This article was written by Andrew Urevig and originally published on Ensia
Energy lies at the core of efforts to address climate change. Worldwide, the electricity, heat and fuel consumed by buildings and transportation systems accounts for 55% of the greenhouse gas emissions heating the planet. But 45% of global emissions come from making things, everyday products like cars and clothes, and managing land.
Addressing those emissions will require rethinking how we make and use products and transitioning to a circular economy, according to a new report from the Ellen MacArthur Foundation, a UK-based nonprofit that promotes the circular economy, and Material Economics, a consulting firm based in Sweden.
To tackle the emissions from producing products and managing land the report, “Completing the Picture: How the Circular Economy Tackles Climate Change,” urges international organizations, lawmakers, businesses, investors and researchers to work together in “moving away from today’s ‘take-make-waste’ linear model towards an economy that is regenerative by design.”
The report outlines three principles for a circular economy that could help combat the climate crisis.
1. Design products and systems to avoid emissions-producing waste and pollution from the very beginning.
Materials like bamboo or bio-based plastics, the report says, can substitute for inputs with higher emissions. Bamboo, for example, is in some ways as strong as concrete and steel. But bamboo products and living plants can sequester 6.4 metric tons per hectare (2.9 tons per acre) of carbon dioxide each year.
The food system also presents opportunities to design out waste. In the Czech Republic, for example, Prague-based company MIWA, which won a 2017 award from the Ellen MacArthur Foundation, lets people buy food online in precise amounts stored in reusable containers.
Meanwhile, manufacturers could design lightweight cars and other vehicles that guzzle less fuel, cutting emissions from vehicle use before wheels ever hit the road.
2. Cut energy use by using products and materials for longer in more ways.
Manufacturing new products with raw materials is energy-intensive and thus carbon-intensive. A circular economy addresses this, according to the report, by making products durable, reusable and recyclable.
Shampoo containers sold by the U.K.-based company Splosh, for example, can be reused 20 or more times, which cuts down on the need for raw materials by over 95%. That means far fewer emissions from the energy used to make containers.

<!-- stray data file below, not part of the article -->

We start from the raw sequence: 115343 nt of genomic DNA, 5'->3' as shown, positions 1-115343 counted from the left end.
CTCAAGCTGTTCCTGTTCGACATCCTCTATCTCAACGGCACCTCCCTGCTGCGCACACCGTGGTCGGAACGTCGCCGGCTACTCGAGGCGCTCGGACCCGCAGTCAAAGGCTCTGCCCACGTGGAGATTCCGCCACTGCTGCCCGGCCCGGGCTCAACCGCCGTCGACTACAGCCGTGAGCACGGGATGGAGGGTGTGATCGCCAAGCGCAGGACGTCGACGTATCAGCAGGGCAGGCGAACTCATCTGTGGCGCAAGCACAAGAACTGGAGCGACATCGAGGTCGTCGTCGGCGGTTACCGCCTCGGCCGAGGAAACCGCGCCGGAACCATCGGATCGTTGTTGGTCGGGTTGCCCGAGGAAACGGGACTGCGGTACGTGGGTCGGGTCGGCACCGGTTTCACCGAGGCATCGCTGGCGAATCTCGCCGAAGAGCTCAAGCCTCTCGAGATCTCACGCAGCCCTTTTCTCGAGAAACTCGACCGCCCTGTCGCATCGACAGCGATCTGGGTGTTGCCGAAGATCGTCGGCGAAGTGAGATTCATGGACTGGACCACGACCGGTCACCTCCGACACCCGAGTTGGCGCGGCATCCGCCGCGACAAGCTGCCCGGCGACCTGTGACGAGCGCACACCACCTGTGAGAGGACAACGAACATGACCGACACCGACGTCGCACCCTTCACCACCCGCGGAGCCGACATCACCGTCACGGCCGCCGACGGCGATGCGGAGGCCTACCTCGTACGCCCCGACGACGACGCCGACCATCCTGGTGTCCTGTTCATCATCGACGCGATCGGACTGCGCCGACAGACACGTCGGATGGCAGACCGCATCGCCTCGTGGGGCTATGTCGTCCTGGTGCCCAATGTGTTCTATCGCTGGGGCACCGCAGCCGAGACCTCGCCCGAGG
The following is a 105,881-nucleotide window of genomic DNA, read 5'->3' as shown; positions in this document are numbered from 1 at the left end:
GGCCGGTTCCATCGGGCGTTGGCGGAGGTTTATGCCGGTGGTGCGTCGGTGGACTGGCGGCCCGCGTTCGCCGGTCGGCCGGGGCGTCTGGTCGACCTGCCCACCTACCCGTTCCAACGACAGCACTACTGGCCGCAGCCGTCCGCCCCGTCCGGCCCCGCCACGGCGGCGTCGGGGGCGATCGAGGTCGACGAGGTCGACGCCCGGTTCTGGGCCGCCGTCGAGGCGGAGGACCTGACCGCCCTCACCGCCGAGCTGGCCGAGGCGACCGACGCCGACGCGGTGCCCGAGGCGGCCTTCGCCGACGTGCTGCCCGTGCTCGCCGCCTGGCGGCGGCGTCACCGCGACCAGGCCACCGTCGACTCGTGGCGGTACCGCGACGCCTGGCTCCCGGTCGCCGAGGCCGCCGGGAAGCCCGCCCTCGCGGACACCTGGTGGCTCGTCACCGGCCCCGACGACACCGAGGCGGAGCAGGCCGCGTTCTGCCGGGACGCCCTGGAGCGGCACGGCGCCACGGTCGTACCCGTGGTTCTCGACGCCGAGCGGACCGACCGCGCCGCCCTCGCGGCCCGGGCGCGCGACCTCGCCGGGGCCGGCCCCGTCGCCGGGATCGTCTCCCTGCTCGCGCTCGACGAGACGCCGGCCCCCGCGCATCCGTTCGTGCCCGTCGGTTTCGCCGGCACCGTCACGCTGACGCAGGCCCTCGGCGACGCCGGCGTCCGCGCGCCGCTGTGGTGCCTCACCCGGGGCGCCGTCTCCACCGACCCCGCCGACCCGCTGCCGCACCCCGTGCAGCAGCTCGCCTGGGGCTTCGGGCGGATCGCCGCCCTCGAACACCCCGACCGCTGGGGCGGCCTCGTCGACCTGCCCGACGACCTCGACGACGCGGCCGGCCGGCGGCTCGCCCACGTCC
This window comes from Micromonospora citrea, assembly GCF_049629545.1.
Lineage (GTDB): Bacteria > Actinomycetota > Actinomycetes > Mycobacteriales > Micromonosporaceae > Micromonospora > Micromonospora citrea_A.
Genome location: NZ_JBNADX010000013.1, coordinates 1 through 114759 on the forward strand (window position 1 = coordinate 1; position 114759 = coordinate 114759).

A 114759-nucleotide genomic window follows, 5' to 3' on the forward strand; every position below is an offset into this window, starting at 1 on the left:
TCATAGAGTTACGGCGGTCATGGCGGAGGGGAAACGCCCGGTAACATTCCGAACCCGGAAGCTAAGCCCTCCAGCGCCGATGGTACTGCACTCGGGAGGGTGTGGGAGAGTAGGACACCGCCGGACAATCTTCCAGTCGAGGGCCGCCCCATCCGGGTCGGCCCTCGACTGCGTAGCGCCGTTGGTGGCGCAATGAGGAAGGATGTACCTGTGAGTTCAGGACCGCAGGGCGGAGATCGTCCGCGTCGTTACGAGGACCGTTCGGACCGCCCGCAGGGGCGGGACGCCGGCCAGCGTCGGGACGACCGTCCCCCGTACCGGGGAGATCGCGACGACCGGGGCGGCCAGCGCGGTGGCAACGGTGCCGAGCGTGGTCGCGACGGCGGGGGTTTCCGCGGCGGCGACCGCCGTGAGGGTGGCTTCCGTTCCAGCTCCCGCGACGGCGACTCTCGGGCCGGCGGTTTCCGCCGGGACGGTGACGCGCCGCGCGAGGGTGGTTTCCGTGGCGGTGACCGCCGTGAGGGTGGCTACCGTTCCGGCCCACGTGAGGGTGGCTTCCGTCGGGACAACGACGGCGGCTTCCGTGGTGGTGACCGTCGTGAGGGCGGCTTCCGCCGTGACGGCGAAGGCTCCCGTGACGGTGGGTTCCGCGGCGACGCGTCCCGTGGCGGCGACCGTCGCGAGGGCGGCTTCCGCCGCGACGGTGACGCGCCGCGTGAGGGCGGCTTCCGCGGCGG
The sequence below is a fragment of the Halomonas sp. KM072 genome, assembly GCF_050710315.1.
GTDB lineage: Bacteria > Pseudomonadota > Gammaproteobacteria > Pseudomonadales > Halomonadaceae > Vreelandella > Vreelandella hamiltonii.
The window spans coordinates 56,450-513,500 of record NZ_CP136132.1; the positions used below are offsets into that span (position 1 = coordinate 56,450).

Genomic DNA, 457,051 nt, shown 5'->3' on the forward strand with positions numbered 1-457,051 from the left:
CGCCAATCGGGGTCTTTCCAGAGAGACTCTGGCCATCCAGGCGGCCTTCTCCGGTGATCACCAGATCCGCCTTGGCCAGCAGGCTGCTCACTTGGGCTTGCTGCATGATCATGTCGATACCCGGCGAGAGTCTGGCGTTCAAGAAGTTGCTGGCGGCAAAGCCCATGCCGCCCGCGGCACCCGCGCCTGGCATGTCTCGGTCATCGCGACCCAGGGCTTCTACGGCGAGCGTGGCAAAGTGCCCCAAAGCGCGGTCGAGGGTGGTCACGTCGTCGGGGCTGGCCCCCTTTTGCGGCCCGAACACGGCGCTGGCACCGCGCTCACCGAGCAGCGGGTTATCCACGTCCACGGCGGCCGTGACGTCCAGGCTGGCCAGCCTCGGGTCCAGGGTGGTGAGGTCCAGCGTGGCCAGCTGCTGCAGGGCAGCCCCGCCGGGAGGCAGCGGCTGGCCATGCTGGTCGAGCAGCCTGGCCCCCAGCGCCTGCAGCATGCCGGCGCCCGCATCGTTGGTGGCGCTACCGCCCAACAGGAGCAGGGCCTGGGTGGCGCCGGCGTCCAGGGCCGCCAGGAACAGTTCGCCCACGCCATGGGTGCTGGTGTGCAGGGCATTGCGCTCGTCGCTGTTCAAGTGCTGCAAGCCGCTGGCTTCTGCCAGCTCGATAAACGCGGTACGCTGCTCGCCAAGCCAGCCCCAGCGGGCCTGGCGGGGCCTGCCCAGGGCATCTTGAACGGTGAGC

The same principle holds true for many products. Using clothing items longer than you normally would can reduce the emissions associated with making new ones.
Recycling can also address emissions. Take steel, for instance: While recycling it does require energy, the report says, it uses just 10% to 15% of the energy needed to produce new steel.
3. Employ agricultural methods that regenerate ecosystems and sequester carbon in the soil.
Regenerative farming aims to produce food while boosting the health of the soil and the biodiversity of local ecosystems.
On the 1.5 billion hectares (3.7 billion acres) of Earth’s land devoted to cultivating crops, a range of practices can put carbon into the soil and prevent the loss of soil carbon — keeping it out of the atmosphere. The report recommends that farmers plant cover crops, avoid tillage, and apply organic fertilizers.
Livestock can play a role, too. If just 20% of the world’s 3.3 billion hectares (8.2 billion acres) of grazing land were managed carefully to improve soil health, the report estimates that we could avoid emissions equivalent to 1.4 billion metric tons (1.5 billion tons) of carbon dioxide per year by 2050.
Transitioning to a circular economy, the report notes, will take “concerted action from multiple stakeholders.”
The report recommends that international institutions emphasize the circular economy in climate action and that policymakers include circular economy measures in national climate plans. It also recommends that other stakeholders, including businesses, investors and academia, collaborate.
“Only a systems-level approach will enable us to achieve the 1.5 ̊C target by 2050,” the report says, “while building greater resilience to climate change.”